B. Position, function of pacemaker cells (nodes), bundle of His, Purkinje fibers  -- see Purves fig. 49.8 (46.9) & handout middle right.

1. All these cells have pacemaker activity -- make up the conduction system -- carry the AP to all parts of the heart.

2. SA node usually in charge. SA node has the fastest firing rhythm -- normally controls heart beat. Fires first.

3. Role of AP in SA node. Causes atria to contract, pushing blood into ventricles. Causes AV node to fire after a short delay

4. AP in AV node spreads to bundle of His and Purkinje fibers

5. Bundle of His etc. causes ventricles to contract, from bottom up, pushing blood out top of heart. 

See Problems 11--3, 11-4, & 11-6.

    C. Overall view of circulation  -- see handout 21B and Purves p. 870 (fig. 46.4 (f))

1. There are 2 loops of circulation -- to lungs (pulmonary) and to body (systemic) -- see picture on bottom. Different blood vessels go in parallel to various parts of body. (Helps to compare all pictures on 21B to understand the structure of heart and circulation.)

2. Arteries go away from the heart; don't necessarily carry oxygenated blood

3. Structure: Arteries and veins, arterioles and venules are surrounded by smooth muscle; capillaries are not.

4. Cardiac cycle -- systole & diastole

a. Systole -- ventricles contract, blood pumped out to system

b. Diastole -- ventricles relax; fill with blood

c. Note: the terms systole (contraction) and diastole (relaxation) can be used to refer to the state of the ventricles or to the state of the atria. In common usage, the terms always refer to the state of the ventricles. 

See problem 11-5. Gas Exchange Next Time -- Bring Handout 21C.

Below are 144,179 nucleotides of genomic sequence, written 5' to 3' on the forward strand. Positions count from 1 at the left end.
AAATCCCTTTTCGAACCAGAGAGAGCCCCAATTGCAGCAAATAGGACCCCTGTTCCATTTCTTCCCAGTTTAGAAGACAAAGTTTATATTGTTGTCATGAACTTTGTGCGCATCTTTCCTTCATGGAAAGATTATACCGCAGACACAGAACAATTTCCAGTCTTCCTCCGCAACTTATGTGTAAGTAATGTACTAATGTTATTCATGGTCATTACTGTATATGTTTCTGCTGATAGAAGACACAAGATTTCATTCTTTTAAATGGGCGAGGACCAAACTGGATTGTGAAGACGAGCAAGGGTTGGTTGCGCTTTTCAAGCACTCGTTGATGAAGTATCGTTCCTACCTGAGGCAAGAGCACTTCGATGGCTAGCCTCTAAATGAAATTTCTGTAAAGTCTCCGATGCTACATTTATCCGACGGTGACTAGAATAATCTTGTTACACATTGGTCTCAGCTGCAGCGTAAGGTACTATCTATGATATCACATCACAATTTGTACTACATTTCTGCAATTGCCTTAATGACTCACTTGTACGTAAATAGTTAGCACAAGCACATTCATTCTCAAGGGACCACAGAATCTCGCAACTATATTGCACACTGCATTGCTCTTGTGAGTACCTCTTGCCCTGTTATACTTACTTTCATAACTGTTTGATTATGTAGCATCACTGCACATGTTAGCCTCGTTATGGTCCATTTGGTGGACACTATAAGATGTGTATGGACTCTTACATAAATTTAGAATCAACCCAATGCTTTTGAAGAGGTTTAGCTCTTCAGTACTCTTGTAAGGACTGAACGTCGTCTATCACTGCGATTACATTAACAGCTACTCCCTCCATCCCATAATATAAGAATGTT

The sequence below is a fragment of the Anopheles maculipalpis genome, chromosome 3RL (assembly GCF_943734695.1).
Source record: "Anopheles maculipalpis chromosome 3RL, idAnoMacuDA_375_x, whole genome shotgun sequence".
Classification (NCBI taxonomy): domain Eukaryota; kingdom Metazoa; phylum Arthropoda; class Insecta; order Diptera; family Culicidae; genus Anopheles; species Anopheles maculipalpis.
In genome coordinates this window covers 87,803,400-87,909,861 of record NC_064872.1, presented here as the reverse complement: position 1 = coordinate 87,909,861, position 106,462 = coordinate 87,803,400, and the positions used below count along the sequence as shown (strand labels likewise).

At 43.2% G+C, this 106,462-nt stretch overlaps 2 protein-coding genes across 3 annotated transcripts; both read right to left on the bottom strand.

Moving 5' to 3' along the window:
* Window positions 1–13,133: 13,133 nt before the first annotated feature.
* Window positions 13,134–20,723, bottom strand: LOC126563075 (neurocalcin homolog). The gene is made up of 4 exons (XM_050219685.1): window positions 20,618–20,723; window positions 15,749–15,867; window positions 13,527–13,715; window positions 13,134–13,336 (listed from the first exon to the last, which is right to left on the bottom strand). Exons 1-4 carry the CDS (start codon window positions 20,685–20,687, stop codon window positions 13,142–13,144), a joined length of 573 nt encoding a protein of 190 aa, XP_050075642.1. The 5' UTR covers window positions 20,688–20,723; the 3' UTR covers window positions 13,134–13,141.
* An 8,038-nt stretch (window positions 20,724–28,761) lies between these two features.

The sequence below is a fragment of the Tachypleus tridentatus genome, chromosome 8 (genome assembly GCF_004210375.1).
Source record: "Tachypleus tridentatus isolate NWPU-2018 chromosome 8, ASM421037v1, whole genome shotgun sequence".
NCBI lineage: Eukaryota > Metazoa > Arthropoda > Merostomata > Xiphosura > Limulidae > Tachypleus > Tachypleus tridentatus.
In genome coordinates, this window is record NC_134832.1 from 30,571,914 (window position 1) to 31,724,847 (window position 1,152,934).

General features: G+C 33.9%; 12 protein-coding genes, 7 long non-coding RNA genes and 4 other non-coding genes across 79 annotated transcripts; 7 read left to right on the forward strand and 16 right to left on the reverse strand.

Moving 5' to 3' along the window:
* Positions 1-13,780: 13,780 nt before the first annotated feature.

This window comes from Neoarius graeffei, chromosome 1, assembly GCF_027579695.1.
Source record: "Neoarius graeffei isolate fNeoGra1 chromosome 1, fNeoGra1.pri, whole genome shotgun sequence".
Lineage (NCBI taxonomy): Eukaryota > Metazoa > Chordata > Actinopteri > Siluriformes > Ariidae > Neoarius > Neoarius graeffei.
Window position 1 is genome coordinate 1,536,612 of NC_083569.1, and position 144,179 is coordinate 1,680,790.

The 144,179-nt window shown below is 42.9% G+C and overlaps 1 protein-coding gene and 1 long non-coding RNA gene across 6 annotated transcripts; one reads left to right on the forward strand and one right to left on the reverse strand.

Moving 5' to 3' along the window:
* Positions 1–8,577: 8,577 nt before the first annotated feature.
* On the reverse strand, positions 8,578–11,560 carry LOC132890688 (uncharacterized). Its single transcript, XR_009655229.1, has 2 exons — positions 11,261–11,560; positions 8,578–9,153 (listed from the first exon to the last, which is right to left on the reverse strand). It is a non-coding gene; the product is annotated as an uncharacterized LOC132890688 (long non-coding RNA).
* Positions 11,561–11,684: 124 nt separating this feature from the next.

IV. Gas Exchange -- how do you get O2 to cells and CO2 to lungs? See Gas Exchange handout (21C) & Purves 48.18 (45.17).

    A. Exchange (of oxygen, carbon dioxide & other nutrients and waste) at capillaries.  (For structures see Purves fig.48-12 ( 45-12) or handout 21C.

1. materials in alveoli exchange with materials in pulmonary capillaries

2. materials in cells exchange with materials in systemic capillaries

3. capillaries have large surface area and slow flow of blood, promoting exchange

    B. How is O2 carried?

1. Hemoglobin (Hb) binds & traps O2 in red blood cell (RBC) at lungs (See handout 21C, panel B)

2. Hb releases O2 in tissues (See handout 21C, panel D)

3. Important properties of Hb that enable it to function properly -- see curve of % saturation of Hb vs pO2. Purves fig. 48.14 (45.14). Note sigmoid shape of curve. pO2 = partial pressure of O2 = measure of concentration of free (not bound) O2 = measure of concentration of O2 dissolved in blood or liquid part of tissue. 

a. Plateau means Hb always saturated with O2 in lungs

b. Curve is steep in range of pO2 found in tissues -- so releases O2 as needed.

c. Sigmoid curve indicates allosteric enzyme; binding of O2 is co-operative. O2 affinity shifts with amount of O2 already bound/lost. Promotes tendency to empty of fill up completely (with O2).

d. Affinity of Hb for O2 can change due to genetic [urves fig. 48.15 (45-15)] or environmental differences  [Purves fig. 48-16 (45-16)].

(1). lower affinity shifts curve to right; higher affinity shifts curve to left (takes less O2 to fill Hb up).

(2). Ligands bound to Hb can change affinity and shift curve. For example, DPG (2,3 diphosphoglycerate) -- found only in RBC -- shifts curve to right ---> optimal affinity for job

(3). Changing amino acid sequence slightly can shift curve right or left. Example: HbF (fetal Hb) has higher affinity; suits its job. See Purves fig. 48.15 (45-15)

(4). Conditions in tissues (Low pH, high CO2) shift curve to right, allowing Hb to unload O2 where needed, and H+ and CO2 to bind to deoxygenated Hb. (Reverse happens in lungs.) See Purves fig. 48-16 (45-16).

    C. How is CO2 carried? See handout 21C panels A & C or Purves fig. 48.17 (45.17)

1. What happens in tissues? (panel C on 21-C)

a. CO2 from metabolism enters RBC

b. Inside RBC, carbonic anhydrase (one of fastest enzymes known; turn over # of 6 X 105/sec) converts CO2 to carbonic acid. Traps CO2.

c. Carbonic acid disassociates into bicarbonate and H+

d. Anion exchanger (band 3 protein) switches bicarb (in cell) for Cl- in blood.

e. Some H+ binds to Hb (deoxygenated)

2. What happens in lungs? (Panel A on 21-C)

a. Process described above reverses -- bicarb. reenters cell, made back into CO2, etc.

b. CO2 released to air (low CO2 in alveloli/air pull CO2 off by Le Chatelier's principle; higher CO2 conc. in blood than in alveoli)

c. O2 helps drive off CO2 and H+ from Hb. (Additional push factor.)

Next Time: Gas Exchange; How is salt & water balance maintained?